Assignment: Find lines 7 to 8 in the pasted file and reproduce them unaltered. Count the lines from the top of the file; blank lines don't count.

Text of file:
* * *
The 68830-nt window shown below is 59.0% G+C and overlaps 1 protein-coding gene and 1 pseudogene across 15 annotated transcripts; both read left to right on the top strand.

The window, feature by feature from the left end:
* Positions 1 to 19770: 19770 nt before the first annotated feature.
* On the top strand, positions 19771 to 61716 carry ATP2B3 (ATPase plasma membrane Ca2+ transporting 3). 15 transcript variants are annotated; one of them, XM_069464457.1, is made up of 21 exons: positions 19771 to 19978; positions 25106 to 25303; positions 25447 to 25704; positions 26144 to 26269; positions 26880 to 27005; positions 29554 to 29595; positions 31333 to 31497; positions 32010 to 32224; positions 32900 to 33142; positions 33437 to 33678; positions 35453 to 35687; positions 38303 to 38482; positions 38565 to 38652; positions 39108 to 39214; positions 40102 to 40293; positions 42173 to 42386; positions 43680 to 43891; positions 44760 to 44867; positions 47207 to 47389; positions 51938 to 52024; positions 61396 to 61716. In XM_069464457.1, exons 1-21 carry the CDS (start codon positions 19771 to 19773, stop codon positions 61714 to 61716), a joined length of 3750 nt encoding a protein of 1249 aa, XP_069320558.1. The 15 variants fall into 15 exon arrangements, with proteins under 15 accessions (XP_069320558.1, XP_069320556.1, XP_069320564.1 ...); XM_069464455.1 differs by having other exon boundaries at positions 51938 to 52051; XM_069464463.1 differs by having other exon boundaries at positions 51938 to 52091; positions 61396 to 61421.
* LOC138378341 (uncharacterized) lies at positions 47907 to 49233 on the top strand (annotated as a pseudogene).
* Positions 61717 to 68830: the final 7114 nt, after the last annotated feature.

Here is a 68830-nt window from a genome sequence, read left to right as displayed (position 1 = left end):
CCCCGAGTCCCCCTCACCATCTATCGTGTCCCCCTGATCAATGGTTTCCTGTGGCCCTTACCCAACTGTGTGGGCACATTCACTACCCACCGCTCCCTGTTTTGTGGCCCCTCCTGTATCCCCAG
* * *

Here is a 68830-nt window from a genome sequence, read left to right as displayed (position 1 = left end):
CCCCGAGTCCCCCTCACCATCTATCGTGTCCCCCTGATCAATGGTTTCCTGTGGCCCTTACCCAACTGTGTGGGCACATTCACTACCCACCGCTCCCTGTTTTGTGGCCCCTCCTGTATCCCCAG